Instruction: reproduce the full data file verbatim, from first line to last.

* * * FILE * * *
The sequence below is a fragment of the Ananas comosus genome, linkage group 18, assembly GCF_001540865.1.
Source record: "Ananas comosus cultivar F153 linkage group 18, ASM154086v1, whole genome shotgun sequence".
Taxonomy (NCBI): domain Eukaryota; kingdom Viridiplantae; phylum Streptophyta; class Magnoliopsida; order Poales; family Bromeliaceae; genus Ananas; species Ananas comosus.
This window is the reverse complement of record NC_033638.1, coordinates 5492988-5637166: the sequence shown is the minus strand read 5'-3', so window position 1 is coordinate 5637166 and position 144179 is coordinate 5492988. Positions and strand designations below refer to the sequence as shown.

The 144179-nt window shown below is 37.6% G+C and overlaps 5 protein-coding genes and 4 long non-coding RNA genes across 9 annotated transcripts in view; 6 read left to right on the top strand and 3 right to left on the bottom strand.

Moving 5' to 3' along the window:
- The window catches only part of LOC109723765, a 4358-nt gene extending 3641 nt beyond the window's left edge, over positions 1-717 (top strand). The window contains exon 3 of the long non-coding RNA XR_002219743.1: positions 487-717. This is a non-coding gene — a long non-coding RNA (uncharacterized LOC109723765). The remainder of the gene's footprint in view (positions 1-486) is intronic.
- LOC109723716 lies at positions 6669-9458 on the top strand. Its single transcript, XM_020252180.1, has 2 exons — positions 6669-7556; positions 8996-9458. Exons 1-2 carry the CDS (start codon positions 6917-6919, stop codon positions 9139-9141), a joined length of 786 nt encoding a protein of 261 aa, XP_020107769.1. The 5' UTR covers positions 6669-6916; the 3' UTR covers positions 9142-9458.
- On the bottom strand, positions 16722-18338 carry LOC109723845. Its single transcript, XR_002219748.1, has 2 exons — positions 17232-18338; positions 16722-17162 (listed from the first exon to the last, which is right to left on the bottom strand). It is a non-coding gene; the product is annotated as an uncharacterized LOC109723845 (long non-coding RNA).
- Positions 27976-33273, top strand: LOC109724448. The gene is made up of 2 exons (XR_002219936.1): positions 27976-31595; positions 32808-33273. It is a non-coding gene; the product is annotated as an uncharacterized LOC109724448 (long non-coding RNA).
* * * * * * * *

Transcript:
The sequence below is a fragment of the Ananas comosus genome, linkage group 18, assembly GCF_001540865.1.
Source record: "Ananas comosus cultivar F153 linkage group 18, ASM154086v1, whole genome shotgun sequence".
Taxonomy (NCBI): domain Eukaryota; kingdom Viridiplantae; phylum Streptophyta; class Magnoliopsida; order Poales; family Bromeliaceae; genus Ananas; species Ananas comosus.
This window is the reverse complement of record NC_033638.1, coordinates 5492988-5637166: the sequence shown is the minus strand read 5'-3', so window position 1 is coordinate 5637166 and position 144179 is coordinate 5492988. Positions and strand designations below refer to the sequence as shown.

The 144179-nt window shown below is 37.6% G+C and overlaps 5 protein-coding genes and 4 long non-coding RNA genes across 9 annotated transcripts in view; 6 read left to right on the top strand and 3 right to left on the bottom strand.

Moving 5' to 3' along the window:
- The window catches only part of LOC109723765, a 4358-nt gene extending 3641 nt beyond the window's left edge, over positions 1-717 (top strand). The window contains exon 3 of the long non-coding RNA XR_002219743.1: positions 487-717. This is a non-coding gene — a long non-coding RNA (uncharacterized LOC109723765). The remainder of the gene's footprint in view (positions 1-486) is intronic.
- LOC109723716 lies at positions 6669-9458 on the top strand. Its single transcript, XM_020252180.1, has 2 exons — positions 6669-7556; positions 8996-9458. Exons 1-2 carry the CDS (start codon positions 6917-6919, stop codon positions 9139-9141), a joined length of 786 nt encoding a protein of 261 aa, XP_020107769.1. The 5' UTR covers positions 6669-6916; the 3' UTR covers positions 9142-9458.
- On the bottom strand, positions 16722-18338 carry LOC109723845. Its single transcript, XR_002219748.1, has 2 exons — positions 17232-18338; positions 16722-17162 (listed from the first exon to the last, which is right to left on the bottom strand). It is a non-coding gene; the product is annotated as an uncharacterized LOC109723845 (long non-coding RNA).
- Positions 27976-33273, top strand: LOC109724448. The gene is made up of 2 exons (XR_002219936.1): positions 27976-31595; positions 32808-33273. It is a non-coding gene; the product is annotated as an uncharacterized LOC109724448 (long non-coding RNA).